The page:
They worked on Sydney all night. She kept crashing and they kept working. They took turns and they took breaks and finally at some point she stabilized. Later that same night I went to see her. She was a complete mass of machines and wires. She had tubes everywhere and monitors all over her. There wasn't one inch of my little baby visible. I died looking at her. I wasn't allowed to touch her. They handed me Polaroids.

I stayed up that whole night and cried. I was terrified every minute that someone would come into my room and tell me Sydney didn't make it. Nobody did. The person that finally came was my husband. It was morning and he returned from the NICU to tell me the doctors thought they could operate and possibly save Sydney. They weren't sure if her lungs would inflate, but at least it was worth a try. She had a 50% chance to live.

Sydney remained critical but stable. We stayed at her bedside every possible second. We wiped whatever skin we could reach with gauze and put baby lotion on her. We combed her hair and sang to her. We changed her diapers. Her nurses helped us and encouraged us. They were her angels: Peggy, Angie, Amelia, Jessica, Debbie.

On Friday, when she was three days old, Sydney had her operation. The whole process from start to finish lasted three hours. Her surgeon, Dr. Steven Palder, closed her diaphragm with sutures, but her intestines had grown too big for her body. A Gore-Tex patch was sewn into her abdominal wall to give her more room. She came out of surgery with more tubes than when she went in.
Thankfully, the weekend proved to be uneventful. On Monday, they removed one chest tube, one foot IV, and her arterial IV's. On Tuesday, they extubated her, removed the other foot IV, and took out her nose tube. It was the first time we saw her face. They began to bottle-feed her my expressed breast milk. Wednesday they removed the other chest tube, her hand IV's, and her staples. We were finally able to hold her. On Thursday they watched her eat, pee, and poop, and on Friday we took her home. She was ten days old. Everyone called her the Miracle Baby.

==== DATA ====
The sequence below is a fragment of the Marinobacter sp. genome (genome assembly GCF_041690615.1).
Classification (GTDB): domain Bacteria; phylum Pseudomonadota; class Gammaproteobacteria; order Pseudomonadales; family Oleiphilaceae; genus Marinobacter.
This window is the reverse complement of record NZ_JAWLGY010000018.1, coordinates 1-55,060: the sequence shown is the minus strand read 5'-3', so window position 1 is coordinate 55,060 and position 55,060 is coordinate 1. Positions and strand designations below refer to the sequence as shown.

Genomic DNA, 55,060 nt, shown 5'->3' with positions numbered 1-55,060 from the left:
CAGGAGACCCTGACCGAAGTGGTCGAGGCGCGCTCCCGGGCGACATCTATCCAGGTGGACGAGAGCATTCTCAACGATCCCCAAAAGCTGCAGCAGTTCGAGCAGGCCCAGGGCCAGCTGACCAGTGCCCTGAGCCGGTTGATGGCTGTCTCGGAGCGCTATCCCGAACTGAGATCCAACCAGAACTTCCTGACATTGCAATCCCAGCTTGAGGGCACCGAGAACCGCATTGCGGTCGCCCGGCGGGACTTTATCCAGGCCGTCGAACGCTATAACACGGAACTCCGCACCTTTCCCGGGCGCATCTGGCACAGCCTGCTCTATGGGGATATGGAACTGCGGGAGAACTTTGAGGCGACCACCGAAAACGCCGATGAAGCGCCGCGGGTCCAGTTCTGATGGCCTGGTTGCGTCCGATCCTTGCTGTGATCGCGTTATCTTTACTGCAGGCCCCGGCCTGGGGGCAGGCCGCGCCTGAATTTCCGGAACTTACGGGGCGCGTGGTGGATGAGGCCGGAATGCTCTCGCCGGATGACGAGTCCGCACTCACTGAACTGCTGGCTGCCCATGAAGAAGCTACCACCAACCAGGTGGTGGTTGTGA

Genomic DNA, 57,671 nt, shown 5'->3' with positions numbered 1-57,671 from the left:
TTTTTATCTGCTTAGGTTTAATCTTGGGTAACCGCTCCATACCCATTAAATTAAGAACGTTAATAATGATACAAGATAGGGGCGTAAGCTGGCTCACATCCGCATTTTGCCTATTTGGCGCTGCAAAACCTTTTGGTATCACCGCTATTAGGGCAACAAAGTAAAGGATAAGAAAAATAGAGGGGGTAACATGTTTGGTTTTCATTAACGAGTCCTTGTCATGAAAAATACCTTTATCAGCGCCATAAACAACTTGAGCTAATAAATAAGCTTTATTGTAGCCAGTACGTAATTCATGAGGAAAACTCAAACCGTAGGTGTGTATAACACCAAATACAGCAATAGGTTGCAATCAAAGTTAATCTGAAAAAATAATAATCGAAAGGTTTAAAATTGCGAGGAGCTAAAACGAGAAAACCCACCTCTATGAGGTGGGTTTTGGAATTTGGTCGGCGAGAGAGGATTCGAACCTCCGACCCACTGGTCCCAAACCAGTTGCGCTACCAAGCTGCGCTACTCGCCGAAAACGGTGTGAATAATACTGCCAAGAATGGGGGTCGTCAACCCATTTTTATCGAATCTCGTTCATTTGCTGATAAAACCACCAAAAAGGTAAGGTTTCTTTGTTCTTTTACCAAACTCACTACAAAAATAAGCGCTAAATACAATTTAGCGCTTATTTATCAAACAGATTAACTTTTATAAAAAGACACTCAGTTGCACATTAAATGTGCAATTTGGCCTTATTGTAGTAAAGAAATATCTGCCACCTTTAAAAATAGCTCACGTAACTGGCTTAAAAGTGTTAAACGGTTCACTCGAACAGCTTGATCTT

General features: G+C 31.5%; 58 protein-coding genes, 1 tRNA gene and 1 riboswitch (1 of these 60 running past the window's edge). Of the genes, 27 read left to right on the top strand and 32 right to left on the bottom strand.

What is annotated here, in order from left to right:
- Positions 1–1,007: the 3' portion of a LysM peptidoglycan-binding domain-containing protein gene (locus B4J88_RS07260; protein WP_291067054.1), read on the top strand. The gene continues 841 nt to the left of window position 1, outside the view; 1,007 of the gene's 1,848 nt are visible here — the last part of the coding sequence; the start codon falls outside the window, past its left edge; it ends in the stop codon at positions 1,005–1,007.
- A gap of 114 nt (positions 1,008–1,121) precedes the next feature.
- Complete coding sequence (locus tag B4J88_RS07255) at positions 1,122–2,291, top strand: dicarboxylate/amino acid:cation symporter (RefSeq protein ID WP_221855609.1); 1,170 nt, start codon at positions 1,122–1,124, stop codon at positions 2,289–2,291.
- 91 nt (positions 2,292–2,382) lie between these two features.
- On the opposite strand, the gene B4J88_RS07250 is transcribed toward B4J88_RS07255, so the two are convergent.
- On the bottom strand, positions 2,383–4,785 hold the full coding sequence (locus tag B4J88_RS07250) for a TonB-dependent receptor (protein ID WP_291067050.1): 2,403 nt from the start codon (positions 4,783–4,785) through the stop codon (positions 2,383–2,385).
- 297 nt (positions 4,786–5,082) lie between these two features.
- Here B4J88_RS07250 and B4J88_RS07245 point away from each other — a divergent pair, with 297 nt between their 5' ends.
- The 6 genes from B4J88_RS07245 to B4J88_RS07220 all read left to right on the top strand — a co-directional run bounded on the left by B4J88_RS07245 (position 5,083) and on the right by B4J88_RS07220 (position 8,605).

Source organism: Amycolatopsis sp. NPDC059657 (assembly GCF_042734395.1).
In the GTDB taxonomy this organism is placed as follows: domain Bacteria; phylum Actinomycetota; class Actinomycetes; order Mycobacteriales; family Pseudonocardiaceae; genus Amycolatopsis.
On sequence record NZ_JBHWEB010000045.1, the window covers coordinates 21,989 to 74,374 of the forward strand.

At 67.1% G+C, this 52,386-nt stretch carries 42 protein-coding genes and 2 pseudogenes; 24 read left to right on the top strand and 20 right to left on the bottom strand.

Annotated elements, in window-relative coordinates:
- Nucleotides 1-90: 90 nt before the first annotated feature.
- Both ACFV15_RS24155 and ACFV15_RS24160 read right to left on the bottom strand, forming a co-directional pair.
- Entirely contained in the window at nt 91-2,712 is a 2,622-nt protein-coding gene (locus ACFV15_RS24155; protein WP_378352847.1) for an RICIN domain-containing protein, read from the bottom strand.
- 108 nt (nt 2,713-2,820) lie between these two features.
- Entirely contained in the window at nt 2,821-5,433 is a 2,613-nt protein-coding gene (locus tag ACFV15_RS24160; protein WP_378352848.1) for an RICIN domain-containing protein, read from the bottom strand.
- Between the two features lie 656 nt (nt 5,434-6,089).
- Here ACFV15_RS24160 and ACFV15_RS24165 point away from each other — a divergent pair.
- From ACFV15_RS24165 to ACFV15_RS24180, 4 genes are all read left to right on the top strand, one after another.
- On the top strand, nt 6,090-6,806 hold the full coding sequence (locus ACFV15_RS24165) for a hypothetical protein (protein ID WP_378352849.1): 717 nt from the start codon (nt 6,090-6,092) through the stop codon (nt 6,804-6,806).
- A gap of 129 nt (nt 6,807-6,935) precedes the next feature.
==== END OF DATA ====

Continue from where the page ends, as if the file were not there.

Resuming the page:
The first few weeks at home were a little scary. We were new parents, with a baby that just had surgery. It was flu season, so she wasn't allowed out of the house and we couldn't have visitors. She never did learn to nurse, so I continued to pump my milk for her. We had to keep going back to the hospital for weight checks, blood tests, x-rays, and hearing tests. She did fine through it all.

She is now 3 ½ months old and perfectly healthy. She sleeps through the night and eats well. She is more than double her birth weight. She loves ceiling fans and her daddy. She is always smiling and laughing. She recently discovered her hands, and discovered that the best place for them is in her mouth. She just started trying to roll over. I am still trying to sort out in my mind everything that's happened. I pray every night that my baby wakes up in the morning, and every morning I give thanks for another day with her in my life. My biggest concern at the moment is that the Gore-Tex patch in her abdominal wall may have to be removed, which is another major surgery. Hopefully, if it doesn't bother her, she will be able to keep it forever.

Sydney's mom, Jennifer DiMaria (New Jersey)